David Koepp’s “Premium Rush” is as meat-and-potatoes as action pictures get, though such a masculine descriptor seems ill-fitted for a movie about a guy who uses a bicycle, not a muscle car, as his main method of transportation. That said, Wilee (Joseph Gordon-Levitt) is manlier than your average tights-donning, butt-waving weekend cyclist; he sports plain clothes and rides a fixed-gear bike, sans breaks, as he delivers packages throughout Manhattan. The viewer learns little more about Wilee than these basic attributes and the fact he had a failed relationship with sexy co-worker Vanessa (Dania Ramirez), who he desperately wants to win back.
The movie treats Wilee less as a human being than as a vehicle for its actual subject, a Sharpie-marked movie ticket that he is hired to courier. It’s a claim cheque worth $50,000 in laundered cash, which Columbia grad student Nima (Jamie Chung) earned in order to smuggle her son out of China, where immigration officials have held him up as a way of punishing Nima for her anti-Sino blogposts. Wilee has no idea that his possession of what appears to be an ordinary envelope could be life-threatening, for corrupt N.Y.P.D. detective Monday (Michael Shannon) knows of its contents and is desperate to steal them to pay off a shylock to whom he is indebted. A big, fat chase to the Chinatown delivery point ensues.
Needless to say, Koepp could care less about the material’s glaring logical deficiencies. For instance: Why would Nima’s payee need the money to be laundered? It would seem that the bundle of cash she exchanged for the ticket would be a far better form of payment. Secondly, why does Wilee care so much about the package as to engage in dangerous situations with Detective Monday? Even after Nima confesses its true value over the phone, his selfless drive is incomprehensible. And why did Nima hire Wilee to deliver the ticket, anyway? Yes, she knew Monday was after her, but she had to have realized that he would also pursue Wilee, no matter how sneaky the courier’s bike riding skills. Quickly hopping into a cab to personally deliver the ticket would have been a far more rational choice.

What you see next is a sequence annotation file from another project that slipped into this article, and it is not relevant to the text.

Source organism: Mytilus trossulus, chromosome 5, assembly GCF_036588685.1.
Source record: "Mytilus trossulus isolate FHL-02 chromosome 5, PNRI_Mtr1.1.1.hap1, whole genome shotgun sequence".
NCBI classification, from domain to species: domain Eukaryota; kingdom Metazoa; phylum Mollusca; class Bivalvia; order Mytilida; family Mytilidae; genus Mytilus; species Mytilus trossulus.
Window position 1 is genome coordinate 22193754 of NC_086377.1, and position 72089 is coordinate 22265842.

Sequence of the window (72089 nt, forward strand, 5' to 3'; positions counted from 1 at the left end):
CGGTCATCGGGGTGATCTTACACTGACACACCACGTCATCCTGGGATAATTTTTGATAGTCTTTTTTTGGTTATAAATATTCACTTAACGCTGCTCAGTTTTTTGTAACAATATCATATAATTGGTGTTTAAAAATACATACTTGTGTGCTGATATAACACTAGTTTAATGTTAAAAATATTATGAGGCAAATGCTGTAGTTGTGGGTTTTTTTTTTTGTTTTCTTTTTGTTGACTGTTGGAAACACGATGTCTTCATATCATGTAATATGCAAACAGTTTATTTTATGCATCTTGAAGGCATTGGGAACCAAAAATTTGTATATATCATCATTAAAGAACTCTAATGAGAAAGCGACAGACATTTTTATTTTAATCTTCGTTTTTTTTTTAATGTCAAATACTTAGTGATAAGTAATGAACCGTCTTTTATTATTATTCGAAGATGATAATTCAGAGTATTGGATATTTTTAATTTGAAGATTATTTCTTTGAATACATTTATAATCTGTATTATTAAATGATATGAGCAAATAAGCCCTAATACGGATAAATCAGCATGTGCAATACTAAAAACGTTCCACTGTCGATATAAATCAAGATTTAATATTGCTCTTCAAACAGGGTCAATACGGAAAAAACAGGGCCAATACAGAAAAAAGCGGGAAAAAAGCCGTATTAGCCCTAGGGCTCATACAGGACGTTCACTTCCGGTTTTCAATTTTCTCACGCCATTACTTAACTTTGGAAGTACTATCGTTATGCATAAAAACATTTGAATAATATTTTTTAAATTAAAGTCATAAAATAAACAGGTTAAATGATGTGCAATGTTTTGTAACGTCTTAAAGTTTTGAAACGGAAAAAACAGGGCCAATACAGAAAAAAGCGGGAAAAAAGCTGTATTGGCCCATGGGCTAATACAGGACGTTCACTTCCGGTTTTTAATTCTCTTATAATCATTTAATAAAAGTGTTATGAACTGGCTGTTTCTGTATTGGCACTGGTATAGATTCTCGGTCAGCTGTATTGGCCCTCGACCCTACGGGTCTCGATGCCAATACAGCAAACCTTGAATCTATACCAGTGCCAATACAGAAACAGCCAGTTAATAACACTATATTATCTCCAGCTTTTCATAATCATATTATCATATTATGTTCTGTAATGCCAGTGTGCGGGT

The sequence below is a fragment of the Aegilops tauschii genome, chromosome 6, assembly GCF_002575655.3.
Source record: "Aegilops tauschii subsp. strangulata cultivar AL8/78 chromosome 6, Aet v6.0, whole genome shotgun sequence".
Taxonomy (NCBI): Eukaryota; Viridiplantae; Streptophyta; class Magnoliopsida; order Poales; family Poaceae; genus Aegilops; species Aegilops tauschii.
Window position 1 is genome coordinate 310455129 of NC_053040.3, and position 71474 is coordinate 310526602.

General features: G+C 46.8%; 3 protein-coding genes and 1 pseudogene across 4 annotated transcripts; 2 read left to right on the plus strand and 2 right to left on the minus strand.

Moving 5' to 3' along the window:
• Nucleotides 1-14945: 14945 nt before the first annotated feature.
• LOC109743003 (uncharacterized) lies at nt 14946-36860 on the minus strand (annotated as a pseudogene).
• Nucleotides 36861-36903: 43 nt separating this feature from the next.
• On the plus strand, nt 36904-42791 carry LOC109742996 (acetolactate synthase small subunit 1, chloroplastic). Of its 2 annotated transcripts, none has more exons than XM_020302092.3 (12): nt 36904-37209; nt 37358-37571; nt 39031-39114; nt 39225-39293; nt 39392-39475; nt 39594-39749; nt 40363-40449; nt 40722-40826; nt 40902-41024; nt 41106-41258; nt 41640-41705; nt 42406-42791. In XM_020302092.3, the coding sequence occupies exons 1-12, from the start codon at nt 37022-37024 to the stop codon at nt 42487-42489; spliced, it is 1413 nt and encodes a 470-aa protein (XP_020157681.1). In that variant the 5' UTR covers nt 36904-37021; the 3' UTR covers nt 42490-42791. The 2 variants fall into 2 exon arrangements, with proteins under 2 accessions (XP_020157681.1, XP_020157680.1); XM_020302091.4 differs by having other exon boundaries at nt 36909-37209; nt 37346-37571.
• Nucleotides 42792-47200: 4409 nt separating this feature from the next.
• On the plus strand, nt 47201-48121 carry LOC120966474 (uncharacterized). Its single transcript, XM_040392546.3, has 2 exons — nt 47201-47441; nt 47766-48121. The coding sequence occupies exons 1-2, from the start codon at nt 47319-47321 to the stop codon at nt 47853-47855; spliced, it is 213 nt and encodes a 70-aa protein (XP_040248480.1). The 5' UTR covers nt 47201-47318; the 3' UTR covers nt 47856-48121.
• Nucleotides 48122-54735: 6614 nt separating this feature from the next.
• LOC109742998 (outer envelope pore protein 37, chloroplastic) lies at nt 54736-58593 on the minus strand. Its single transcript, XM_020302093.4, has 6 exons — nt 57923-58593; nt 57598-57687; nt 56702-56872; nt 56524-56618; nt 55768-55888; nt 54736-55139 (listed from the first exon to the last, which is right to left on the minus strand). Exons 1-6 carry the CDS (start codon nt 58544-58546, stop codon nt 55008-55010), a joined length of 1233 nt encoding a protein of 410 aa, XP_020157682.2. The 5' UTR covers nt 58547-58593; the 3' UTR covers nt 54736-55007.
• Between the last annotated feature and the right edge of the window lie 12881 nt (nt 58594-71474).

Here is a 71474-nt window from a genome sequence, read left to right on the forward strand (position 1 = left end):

The above improbabilities may seem like screenwriting flaws in the context of a review, even for a cornball affair like “Premium Rush,” but they are actually signs of Koepp’s considerable skill as a filmmaker. So many action movies get caught up in extensive plotting when it does nothing to service their main attraction: an adrenaline rush. But Koepp here gives the audience the bare minimum amount of setup needed to fuel the action and runs–err, pedals–with it. He does his best to ensure that the viewer never spends too much time scrutinizing the thin story by giving it a non-linear structure, keeping the viewer occupied even during the fleeting moments in which Wilee’s life and/or Nima’s son’s future are not imminently threatened.
That said, the action does get tiresome by the movie’s hour mark. After all, how much can a filmmaker do with a guy on a bike? Koepp paces the proceedings as briskly as possible and Mitchell Amundsen’s ‘Scope cinematography makes picturesque use of the New York City scenery, but Wilee riding away from his pursuer is only engaging on its own for so long. It’s clear that Koepp is reaching for spice when he repeatedly engages in slow-motion sequences that show Wiley contemplating how to safely weave through traffic, with onscreen arrows illustrating each potential path. This stylistic detour is amusing the first time that Koepp implements it–especially for its subtle nod to one of the film’s major influences, “Run Lola Run,” in its recognition of the profound effects of split-second decisions–but it’s tiresome by the third.
Luckily, the action sequences aren’t Koepp’s only asset when it comes to entertaining the audience. Easily the best part of “Premium Rush” is Michael Shannon, who hams up his usual psycho to fit the campy nature of the material. In addition to Shannon’s outrageous general attitude, he has some very funny one-liners as he madly pursues Wilee–many of which seem to have been improvised–and a scene-stealing mini-monologue in the back of an ambulance. Gordon-Levitt may adorn all the publicity materials, but this is Shannon’s movie. It’s a reasonable prediction that even those viewers who are underwhelmed by Koepp’s execution of the action sequences will leave “Premium Rush” satisfied, simply because the virtuoso actor is so damn lovably over-the-top.